Cigarette Smoking Falls to Record Lows in the US
Smoking among United States adults has fallen to its lowest recorded level in 2018 at only 13.7%, according to a report published by the US Centers for Disease Control and Prevention.
The CDC began collecting data on smoking in America back in 1965, and since then, the number of smokers in the country has dropped by nearly two-thirds. The report estimated that 49.1 million adults, or 1 in 5, used any tobacco product in 2018. Of these products, cigarettes were the most popular at 13.7%, followed by cigars, cigarillos, and filtered cigars at 3.9%.
While e-cigarettes have shown a sharp increase in popularity, they ranked as the third most common tobacco product used by adults at 3.2%. Vaping continues to be a popular method of smoking among teens and young adults despite widespread reports of the inherent health risks associated with it.
Per the report, people between the ages of 25 and 44 are most likely to use some form of combustible tobacco. It also showed that members of certain minority groups were more likely to smoke. This included members of the LGBTQ community, adults living with a disability or serious psychological distress, and people living below the poverty line.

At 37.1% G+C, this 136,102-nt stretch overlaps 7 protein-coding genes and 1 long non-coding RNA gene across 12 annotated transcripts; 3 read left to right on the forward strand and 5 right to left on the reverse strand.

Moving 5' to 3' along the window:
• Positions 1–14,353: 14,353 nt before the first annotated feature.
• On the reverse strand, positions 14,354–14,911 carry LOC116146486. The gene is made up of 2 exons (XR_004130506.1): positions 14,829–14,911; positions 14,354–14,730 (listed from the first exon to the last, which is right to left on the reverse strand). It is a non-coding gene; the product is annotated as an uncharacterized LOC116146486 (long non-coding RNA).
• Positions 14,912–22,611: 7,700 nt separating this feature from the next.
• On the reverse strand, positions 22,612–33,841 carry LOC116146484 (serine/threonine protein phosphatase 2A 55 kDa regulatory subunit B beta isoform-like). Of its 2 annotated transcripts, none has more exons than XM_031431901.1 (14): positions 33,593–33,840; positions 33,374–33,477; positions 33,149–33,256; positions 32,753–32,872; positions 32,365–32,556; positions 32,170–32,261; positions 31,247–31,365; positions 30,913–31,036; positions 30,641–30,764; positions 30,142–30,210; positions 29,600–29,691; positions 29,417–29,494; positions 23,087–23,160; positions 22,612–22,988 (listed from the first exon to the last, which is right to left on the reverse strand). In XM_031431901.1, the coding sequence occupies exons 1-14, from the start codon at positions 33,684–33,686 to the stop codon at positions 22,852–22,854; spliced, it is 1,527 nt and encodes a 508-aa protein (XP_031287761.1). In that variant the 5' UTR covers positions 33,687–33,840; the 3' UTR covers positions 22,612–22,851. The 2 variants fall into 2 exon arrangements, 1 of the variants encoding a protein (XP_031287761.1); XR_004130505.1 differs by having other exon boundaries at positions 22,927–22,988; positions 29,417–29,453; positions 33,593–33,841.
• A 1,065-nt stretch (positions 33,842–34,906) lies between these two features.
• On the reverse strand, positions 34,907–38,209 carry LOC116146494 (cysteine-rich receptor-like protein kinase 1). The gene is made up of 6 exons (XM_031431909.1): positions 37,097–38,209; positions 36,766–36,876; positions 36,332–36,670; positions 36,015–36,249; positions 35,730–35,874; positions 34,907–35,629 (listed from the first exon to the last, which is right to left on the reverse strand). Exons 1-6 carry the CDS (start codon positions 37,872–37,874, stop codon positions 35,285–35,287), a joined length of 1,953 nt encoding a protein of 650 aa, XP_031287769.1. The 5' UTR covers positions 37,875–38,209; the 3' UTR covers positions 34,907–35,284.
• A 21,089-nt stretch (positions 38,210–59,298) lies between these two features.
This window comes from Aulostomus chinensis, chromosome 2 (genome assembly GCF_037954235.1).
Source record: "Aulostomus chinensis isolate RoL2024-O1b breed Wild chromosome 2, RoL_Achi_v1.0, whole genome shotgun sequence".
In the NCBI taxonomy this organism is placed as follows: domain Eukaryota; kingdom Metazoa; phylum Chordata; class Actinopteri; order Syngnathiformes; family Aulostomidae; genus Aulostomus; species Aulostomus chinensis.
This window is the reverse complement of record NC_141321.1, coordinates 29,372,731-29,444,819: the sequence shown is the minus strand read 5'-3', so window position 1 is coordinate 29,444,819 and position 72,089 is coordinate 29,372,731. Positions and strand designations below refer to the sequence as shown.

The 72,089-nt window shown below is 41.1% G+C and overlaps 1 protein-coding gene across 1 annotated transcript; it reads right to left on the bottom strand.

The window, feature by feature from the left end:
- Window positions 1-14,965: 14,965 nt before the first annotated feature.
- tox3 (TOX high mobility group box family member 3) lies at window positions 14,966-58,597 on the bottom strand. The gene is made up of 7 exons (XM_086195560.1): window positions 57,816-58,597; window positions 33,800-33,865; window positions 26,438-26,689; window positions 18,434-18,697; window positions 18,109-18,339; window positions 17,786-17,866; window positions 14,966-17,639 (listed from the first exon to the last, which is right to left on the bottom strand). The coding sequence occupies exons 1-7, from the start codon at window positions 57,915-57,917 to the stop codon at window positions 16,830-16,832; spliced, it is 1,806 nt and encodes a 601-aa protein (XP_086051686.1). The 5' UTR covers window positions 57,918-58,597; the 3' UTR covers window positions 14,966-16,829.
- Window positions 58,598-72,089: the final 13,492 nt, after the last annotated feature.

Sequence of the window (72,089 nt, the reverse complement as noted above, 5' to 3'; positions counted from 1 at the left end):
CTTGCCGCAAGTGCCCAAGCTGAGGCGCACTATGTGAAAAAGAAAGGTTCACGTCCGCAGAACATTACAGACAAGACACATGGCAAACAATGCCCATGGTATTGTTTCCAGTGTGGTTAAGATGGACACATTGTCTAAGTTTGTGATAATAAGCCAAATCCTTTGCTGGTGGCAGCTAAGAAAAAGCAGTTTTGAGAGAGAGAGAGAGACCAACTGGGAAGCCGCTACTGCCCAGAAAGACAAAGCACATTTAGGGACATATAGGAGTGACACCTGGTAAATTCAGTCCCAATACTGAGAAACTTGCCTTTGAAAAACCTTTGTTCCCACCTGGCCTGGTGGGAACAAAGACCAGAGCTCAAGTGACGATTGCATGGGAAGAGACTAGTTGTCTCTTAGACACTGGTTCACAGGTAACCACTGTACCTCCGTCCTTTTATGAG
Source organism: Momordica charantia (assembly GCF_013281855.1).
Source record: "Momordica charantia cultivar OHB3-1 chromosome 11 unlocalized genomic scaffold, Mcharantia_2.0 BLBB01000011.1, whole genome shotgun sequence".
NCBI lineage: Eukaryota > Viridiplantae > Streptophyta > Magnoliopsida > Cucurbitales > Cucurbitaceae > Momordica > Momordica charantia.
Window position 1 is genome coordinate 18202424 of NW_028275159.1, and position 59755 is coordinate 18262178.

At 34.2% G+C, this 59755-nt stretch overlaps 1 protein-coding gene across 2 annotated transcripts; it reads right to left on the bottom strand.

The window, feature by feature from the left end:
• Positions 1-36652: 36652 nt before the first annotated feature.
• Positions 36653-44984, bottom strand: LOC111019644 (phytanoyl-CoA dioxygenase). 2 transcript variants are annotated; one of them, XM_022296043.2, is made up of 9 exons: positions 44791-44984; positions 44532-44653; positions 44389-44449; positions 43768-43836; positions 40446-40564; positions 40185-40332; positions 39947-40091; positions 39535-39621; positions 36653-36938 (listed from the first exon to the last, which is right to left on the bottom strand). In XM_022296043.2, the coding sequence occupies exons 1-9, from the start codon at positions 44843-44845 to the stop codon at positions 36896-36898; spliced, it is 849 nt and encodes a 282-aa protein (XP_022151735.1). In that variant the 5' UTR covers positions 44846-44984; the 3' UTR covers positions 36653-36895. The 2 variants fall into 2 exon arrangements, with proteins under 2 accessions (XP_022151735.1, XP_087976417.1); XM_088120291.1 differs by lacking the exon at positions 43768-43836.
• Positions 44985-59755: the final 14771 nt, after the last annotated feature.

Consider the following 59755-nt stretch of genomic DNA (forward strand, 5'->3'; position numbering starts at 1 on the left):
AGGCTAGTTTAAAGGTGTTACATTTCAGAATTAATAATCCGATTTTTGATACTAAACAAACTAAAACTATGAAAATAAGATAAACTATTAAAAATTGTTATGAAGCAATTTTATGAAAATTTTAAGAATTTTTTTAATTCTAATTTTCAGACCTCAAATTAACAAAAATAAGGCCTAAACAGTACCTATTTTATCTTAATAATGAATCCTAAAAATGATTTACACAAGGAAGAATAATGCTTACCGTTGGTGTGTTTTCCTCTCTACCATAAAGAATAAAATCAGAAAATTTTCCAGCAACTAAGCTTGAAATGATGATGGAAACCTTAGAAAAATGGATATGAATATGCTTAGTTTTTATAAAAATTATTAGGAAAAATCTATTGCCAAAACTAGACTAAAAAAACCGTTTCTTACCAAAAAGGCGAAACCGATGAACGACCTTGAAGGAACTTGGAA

“This marked decline in cigarette smoking is the achievement of a consistent and coordinated effort by the public health community and our many partners,” the agency’s director, Dr. Robert R. Redfield, said in a statement Thursday. “Yet, our work is far from over.”
The tobacco industry has continued to decline in recent years, as public rhetoric surrounding smoking has remained widely negative. Perhaps most encouraging is the fact that cigarette smokers today have more tools and resources than ever when it comes to attempting to break the habit. The report details how prospective smokers who attempt to quit have been more successful at doing so when compared to previous years.